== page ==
I'm equivocal about this trend, to be honest. On the one hand, it will probably enhance Formula 1, in the technological sense; on the other, it will multiply the already paranoid secrecy in the paddock, and will also bring in yet more legions of PR and marketing folk. Another consideration, too, is that while major manufacturers are apparently frantic to get involved at present, if a major recession should hit in the next few years, it doesn't take a Rhodes Scholar to see that racing will be the first thing to go. As Jackie Stewart put it, "There's no sentiment in a board of directors."

In a perfect world, it probably would be better to see them, instead of buying teams, supplying more than one team with engines, but they're not involved in F1 for reasons of altruism, and those to whom I have recently spoken have no interest whatever in supporting two or more teams. Pity, but there we are.


Dear Kevin,

Now, Chris Amon. When I began writing about racing, in 1971, it was very much at the deep end - indeed, the very first race I ever covered was the Spanish Grand Prix at Montjuich Park, and I arrived there knowing literally no one in the paddock.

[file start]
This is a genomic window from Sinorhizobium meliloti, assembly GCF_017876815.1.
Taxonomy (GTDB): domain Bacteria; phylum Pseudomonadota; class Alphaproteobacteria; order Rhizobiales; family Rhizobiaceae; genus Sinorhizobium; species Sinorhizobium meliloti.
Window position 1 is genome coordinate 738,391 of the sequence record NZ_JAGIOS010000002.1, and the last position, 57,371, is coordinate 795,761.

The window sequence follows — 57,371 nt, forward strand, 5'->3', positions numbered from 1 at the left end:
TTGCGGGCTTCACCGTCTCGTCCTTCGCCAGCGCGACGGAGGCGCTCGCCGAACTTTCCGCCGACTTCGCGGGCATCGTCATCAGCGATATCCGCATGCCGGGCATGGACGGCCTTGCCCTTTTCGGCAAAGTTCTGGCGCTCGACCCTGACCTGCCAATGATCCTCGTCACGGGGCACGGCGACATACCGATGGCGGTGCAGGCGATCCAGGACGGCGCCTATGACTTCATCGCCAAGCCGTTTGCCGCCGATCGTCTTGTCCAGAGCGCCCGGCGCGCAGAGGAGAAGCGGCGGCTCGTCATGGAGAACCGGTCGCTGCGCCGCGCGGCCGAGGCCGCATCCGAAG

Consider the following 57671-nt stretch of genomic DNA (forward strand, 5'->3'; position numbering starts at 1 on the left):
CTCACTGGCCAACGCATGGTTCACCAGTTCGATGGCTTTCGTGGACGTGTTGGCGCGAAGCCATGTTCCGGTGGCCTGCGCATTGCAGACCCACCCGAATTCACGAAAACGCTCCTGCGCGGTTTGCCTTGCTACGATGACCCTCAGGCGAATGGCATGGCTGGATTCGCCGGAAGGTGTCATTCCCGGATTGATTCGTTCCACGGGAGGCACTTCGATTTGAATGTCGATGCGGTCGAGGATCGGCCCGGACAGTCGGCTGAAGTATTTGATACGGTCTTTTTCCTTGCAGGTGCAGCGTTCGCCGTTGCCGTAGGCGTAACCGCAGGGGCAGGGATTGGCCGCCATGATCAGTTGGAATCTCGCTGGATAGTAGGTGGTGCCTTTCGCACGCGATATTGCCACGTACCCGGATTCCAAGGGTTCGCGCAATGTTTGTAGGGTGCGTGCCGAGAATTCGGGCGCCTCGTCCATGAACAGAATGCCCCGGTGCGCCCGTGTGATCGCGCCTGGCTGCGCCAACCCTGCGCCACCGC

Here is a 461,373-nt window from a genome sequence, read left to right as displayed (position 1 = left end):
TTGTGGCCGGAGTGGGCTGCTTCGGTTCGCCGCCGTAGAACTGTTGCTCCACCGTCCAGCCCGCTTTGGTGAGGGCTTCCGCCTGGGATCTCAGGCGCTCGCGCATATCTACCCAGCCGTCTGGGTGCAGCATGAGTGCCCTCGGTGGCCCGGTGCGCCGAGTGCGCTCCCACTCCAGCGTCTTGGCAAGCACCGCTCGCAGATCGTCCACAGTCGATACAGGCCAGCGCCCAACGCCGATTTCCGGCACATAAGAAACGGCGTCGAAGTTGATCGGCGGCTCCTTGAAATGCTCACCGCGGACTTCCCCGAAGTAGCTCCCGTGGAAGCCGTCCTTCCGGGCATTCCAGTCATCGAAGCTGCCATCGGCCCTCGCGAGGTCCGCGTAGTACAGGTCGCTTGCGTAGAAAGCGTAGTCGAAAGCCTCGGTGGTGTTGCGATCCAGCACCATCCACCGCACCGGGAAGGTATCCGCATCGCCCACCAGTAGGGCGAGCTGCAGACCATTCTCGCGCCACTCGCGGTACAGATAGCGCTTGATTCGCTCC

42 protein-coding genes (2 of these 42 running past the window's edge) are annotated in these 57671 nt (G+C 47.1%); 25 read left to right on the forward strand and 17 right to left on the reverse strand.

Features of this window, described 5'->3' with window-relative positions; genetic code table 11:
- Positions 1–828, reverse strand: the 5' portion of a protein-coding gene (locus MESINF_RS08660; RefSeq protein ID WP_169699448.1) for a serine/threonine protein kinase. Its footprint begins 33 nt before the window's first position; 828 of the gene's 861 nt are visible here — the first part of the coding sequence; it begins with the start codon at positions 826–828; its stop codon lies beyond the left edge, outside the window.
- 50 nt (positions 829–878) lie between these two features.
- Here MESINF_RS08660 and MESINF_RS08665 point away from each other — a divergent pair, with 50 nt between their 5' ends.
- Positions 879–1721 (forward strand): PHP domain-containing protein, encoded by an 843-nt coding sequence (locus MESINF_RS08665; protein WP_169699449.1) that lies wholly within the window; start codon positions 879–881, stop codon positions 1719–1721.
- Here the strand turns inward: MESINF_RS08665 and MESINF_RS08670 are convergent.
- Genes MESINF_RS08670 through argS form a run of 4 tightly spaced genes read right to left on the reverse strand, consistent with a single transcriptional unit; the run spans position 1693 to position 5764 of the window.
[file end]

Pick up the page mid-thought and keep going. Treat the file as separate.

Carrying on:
As a fan, I had long supported Amon, and on the first day of practice approached him - very hesitantly! - about the possibility of doing an interview. That was what you did in those in those days, for there were no PRs, no intermediaries, to bar your path.

Anyway, to cut a long story short, he was charming. We did the tape, and, for whatever reason, just hit it off. Chris, together with Rob Walker, was the first person in F1 to befriend me, and these two not unnaturally occupy a special place in my affections.

Given that Amon went home to New Zealand for good at the end of 1977, I see him pretty infrequently these days - the last time was at the Goodwood Festival of Speed in '97 - but, nearly 30 years on, I still regard him as one of my closest friends.